1001 Flicks

Regularly updated blog charting the most important films of the last 104 years.

Tuesday, February 02, 2010

375. Jules et Jim (Jules and Jim) (1961)

Directed By Fran├žois Truffaut


Fickle lady likes to fuck around. Jules, her husband, is what we in Portugal call a "corno-manso" (tame-horn). Jim, his best friend, eventually joins in the fun. She goes a bit obsessed, and turns to psycho bitch killing herself and Jim, leaving her husband to take care of her daughter.


When looking at French new wave there are two giants who rear their heads, Godard and Truffaut. In my opinion, however, Truffaut is vastly superior, not only in the way he uses film-making techniques but simply because he has a heart.

Truffaut is a deeply human director, while Godard isn't, Truffaut can create images and situations which resound with the spectator in a way Godard simply cannot. Jules et Jim, even if it is at moments an annoying film (Jeanne Moreau's character is a bit detestable), is a film shot through with moments of great beauty.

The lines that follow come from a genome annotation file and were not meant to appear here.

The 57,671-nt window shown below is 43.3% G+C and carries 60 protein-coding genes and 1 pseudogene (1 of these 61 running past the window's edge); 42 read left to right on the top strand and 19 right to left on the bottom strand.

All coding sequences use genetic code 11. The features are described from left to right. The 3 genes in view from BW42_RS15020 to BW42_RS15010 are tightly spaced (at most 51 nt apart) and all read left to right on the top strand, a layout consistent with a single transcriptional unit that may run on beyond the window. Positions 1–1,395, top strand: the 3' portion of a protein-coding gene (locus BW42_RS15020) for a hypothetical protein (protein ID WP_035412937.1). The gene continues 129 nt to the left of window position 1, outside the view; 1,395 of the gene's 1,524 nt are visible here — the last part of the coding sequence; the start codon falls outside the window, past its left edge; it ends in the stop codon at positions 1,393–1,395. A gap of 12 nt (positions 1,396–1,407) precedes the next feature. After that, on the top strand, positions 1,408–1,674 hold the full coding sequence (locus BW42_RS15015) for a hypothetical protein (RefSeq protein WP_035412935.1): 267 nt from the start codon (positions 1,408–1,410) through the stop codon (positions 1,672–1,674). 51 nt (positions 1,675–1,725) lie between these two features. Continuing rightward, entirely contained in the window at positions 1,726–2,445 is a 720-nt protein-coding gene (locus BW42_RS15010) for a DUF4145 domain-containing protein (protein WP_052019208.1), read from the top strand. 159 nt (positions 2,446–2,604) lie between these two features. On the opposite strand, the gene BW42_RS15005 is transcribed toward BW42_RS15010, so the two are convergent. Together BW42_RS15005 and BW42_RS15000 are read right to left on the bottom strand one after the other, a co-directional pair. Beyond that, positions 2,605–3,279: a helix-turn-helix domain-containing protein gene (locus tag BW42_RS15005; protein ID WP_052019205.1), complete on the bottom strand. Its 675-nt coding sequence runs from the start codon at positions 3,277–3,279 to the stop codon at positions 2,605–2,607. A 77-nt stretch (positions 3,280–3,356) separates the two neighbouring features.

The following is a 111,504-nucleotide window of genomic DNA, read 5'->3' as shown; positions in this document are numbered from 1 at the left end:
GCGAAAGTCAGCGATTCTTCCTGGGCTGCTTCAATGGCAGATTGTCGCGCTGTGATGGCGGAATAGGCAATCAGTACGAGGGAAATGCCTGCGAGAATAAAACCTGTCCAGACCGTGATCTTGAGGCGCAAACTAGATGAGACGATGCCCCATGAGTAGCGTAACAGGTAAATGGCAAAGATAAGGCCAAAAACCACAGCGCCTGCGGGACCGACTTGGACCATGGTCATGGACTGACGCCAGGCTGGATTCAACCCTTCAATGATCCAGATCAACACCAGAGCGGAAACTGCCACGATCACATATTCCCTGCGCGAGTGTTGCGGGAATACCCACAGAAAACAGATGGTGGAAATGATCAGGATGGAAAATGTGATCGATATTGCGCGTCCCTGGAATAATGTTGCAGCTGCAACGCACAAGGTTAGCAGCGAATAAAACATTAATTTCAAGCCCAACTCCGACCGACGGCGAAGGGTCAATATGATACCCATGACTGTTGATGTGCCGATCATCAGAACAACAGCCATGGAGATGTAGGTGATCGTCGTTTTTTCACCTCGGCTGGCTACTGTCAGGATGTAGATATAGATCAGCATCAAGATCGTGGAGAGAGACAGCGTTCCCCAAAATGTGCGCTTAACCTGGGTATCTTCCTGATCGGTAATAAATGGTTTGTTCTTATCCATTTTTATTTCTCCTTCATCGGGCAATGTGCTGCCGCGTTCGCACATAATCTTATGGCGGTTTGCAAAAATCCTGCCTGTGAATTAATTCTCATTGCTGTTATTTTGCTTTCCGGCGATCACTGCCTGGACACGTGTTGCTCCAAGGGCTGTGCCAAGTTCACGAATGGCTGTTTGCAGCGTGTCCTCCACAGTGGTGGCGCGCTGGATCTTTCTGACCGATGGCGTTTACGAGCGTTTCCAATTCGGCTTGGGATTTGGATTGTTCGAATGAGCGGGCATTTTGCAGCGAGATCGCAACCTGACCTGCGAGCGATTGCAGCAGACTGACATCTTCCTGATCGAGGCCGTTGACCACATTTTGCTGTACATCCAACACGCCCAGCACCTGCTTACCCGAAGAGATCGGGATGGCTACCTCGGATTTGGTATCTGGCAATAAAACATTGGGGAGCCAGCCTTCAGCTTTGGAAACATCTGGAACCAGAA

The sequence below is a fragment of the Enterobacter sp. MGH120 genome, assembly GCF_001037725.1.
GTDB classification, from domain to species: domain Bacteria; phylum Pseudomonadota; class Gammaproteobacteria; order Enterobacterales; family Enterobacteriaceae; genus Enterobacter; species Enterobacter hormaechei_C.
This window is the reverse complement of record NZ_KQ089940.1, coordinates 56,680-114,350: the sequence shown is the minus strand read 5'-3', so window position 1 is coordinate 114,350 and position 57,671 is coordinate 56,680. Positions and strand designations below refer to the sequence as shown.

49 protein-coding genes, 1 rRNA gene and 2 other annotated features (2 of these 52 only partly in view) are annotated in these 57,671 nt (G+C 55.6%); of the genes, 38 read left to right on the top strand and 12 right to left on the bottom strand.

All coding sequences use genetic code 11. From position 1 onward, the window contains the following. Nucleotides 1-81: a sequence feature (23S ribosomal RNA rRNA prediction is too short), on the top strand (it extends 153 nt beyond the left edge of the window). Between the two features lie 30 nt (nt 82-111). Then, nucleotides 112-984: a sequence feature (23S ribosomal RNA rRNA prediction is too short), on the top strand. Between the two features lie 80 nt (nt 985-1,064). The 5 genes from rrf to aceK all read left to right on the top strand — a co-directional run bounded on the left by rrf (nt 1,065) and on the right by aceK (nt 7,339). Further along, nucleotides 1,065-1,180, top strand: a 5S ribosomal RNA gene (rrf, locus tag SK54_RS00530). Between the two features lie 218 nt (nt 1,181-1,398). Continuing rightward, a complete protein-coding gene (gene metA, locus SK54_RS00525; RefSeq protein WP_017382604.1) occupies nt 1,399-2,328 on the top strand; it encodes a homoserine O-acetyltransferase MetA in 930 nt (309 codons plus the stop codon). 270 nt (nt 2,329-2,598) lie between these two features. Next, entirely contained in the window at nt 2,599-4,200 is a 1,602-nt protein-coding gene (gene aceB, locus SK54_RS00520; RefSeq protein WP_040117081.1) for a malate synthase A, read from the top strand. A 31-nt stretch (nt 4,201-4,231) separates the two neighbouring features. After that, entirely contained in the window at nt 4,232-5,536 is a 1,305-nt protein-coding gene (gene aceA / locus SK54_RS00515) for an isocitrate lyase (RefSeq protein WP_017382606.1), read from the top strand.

In a way the film contrasts the purity of the almost homoerotic relationship of the two title characters with the destructive influence of the female coming in from the outside. In a sense it is as misogynist as Godard but he makes beauty while doing it. Also his visual techniques, use of panning, archive footage, dissolves etc. is pretty innovative interesting and keeps your attention throughout.

Final Grade



From Wikipedia:

One of the seminal products of the French New Wave, Jules and Jim is an inventive encyclopedia of the language of cinema that incorporates newsreel footage, photographic stills, freeze frames, panning shots, wipes, masking, dolly shots, and voiceover narration (by Michel Subor). Truffaut's cinematographer was Raoul Coutard, a frequent collaborator with Jean-Luc Godard, who employed the latest lightweight cameras to create an extremely fluid and distinctive film style. For example, some of the postwar scenes were shot using cameras mounted on bicycles.



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